They are found in leaded gasoline and in many pesticides, disinfectants, preservatives, plastics and medical waste. They are directly linked to the spread of cancer in humans. POPs are clearly dangerous to human health and 12 of the most persistent, bio-accumulative chemicals have been banned under the UN’s Stockholm Convention on Persistent Organic Pollutants. The POPs convention is phasing out and eliminating the production and use of the dirty dozen chemicals, as they are called, and new ones are also being added to the list. The 12 targeted POPs include eight pesticides, two types of industrial chemicals (including polychlorinated biphenyls or PCBs), and two chemical families of unintended by-products of manufacturing (dioxins and furans). In order to reduce emissions of dioxins and furans from the burning of tires in garbage dumps, many countries are promoting the environmental-friendly reuse of old tires.
Many of our local industries in Pakistan such as pulp and paper manufacturing, cement kilns, dyeing and agrochemical and petrochemical industries, tanneries, zinc and aluminium and copper production industries and waste burning projects also end up producing POPs. Banned POPs pesticides like DDT (once used extensively to spray mosquito infected areas) are also sold illegally in Pakistan and their residues end up in the food we eat.
There is in fact, an urgent need to analyse POPs in developing countries like Pakistan, monitor them and come up with alternative chemicals and technologies. There should be POPs monitoring facilities in every province. These can also act as information centers for alternative chemicals and technologies that are cleaner and safer. The private sector must be involved for the elimination of POPs from our environment. All the various stakeholders need to become aware of the perils of POPs in order for us to phase out the use of these dangerous chemicals.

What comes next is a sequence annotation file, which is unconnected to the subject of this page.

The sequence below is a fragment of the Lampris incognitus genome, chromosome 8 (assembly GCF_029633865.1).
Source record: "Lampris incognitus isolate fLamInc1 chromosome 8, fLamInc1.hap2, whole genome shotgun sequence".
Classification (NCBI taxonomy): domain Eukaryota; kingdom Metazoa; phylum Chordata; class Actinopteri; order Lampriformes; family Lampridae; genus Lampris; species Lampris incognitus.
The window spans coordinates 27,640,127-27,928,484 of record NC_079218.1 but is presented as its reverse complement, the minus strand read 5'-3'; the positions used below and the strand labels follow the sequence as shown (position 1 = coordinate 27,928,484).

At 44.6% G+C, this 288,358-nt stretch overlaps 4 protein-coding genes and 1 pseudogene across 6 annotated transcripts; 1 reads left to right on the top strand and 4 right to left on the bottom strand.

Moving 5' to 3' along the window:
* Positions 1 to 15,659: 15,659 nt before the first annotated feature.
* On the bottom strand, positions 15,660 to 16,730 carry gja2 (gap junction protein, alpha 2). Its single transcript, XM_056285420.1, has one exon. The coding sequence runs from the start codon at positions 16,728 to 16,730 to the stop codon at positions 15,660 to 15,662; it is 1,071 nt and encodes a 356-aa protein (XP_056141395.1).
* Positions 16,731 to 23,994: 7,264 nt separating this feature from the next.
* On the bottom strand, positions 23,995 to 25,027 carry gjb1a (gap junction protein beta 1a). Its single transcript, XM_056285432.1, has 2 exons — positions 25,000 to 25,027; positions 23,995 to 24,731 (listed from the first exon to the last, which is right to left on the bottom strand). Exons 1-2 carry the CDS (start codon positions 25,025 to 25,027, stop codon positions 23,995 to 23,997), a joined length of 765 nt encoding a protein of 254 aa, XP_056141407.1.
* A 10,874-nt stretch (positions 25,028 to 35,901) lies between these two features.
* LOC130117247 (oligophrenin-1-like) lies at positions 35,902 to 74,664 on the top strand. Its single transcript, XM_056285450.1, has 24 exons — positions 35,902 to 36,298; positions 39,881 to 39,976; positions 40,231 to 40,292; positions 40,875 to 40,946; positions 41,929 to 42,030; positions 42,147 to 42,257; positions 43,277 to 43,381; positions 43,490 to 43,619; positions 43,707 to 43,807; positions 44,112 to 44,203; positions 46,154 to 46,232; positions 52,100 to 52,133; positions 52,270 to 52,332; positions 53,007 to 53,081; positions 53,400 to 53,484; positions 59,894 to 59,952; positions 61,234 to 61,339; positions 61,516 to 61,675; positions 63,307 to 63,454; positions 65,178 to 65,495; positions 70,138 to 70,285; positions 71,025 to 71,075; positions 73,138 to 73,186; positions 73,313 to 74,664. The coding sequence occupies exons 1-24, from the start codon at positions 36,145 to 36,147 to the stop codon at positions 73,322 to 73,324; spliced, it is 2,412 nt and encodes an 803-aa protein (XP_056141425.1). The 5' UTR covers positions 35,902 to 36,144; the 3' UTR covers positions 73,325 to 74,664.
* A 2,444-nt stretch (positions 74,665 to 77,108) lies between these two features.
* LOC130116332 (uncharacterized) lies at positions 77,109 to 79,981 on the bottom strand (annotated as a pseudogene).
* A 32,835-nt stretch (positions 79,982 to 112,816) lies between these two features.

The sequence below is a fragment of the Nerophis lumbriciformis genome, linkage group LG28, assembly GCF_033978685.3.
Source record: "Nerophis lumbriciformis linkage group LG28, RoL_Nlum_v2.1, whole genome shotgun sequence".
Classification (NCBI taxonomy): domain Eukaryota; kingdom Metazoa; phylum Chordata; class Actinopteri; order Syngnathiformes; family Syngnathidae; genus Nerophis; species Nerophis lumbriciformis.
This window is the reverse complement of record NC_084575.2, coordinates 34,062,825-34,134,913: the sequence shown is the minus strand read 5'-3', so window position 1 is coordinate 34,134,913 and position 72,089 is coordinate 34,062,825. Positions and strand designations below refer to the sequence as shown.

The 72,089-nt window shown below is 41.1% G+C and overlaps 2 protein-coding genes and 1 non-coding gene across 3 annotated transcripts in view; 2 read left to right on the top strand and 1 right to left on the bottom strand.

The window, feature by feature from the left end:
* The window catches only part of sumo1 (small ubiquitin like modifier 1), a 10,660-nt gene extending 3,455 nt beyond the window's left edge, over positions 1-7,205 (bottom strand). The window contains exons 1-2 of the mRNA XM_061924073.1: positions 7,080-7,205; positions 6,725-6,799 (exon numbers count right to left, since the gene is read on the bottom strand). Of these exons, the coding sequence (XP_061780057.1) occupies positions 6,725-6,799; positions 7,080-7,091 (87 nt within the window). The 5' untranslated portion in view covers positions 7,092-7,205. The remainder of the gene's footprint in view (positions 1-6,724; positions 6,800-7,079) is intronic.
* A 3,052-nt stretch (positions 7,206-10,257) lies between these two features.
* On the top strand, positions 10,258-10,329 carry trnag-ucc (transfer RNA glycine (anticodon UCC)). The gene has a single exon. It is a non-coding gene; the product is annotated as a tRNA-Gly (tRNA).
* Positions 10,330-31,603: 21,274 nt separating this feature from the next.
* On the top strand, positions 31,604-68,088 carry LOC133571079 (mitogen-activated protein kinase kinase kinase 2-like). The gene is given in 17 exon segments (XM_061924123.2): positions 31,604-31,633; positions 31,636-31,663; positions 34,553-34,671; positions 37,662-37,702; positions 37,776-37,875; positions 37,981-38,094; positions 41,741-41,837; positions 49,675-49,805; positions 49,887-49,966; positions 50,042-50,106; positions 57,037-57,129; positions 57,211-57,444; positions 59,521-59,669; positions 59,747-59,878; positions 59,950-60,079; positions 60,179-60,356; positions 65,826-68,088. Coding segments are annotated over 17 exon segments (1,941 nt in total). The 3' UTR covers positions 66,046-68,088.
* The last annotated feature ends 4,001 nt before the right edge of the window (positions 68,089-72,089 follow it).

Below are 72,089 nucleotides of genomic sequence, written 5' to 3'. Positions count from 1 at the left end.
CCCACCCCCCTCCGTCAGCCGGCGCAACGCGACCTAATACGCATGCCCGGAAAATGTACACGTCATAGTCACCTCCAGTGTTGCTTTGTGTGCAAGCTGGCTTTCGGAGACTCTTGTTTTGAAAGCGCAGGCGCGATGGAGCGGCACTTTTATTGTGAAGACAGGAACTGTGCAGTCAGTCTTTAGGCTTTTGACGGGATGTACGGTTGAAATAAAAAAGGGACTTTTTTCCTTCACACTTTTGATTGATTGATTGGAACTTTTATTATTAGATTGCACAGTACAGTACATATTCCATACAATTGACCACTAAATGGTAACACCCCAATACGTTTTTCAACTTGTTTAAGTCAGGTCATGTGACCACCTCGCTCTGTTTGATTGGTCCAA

Pakistan has ratified the Stockholm Convention and is eligible for funding to combat this carcinogenic menace. Sadly, there is little awareness in Pakistan about POPs and they are found everywhere, from households that still use DDT to electrical transformers, which contain PCBs. WAPDA claims that beyond 1974 it has not imported transformer oil containing PCBs but who has been able verify if that is indeed true? Dioxins, furans and other POPs are also created during the manufacture of paper and vinyl plastic. When vinyl is incinerated or burnt in a street trash fire, dioxin is formed again.
Once POPs are ingested by humans, they bio-accumulate in our bodies – we can never get rid of them! So as we age, our chances of getting cancer increase. Scary thought and remember it the next time you attend a protest where tires are being burnt. And do keep in mind that the peace loving and courageous Hazara community managed to get rid of an entire provincial government without breaking any public property or setting fire to even a single tire.
The writer is an award-winning environmental journalist based in Islamabad, who also covers climate change and health issues. She can be reached at firstname.lastname@example.org
The views expressed by this blogger and in the following reader comments do not necessarily reflect the views and policies of the Dawn Media Group.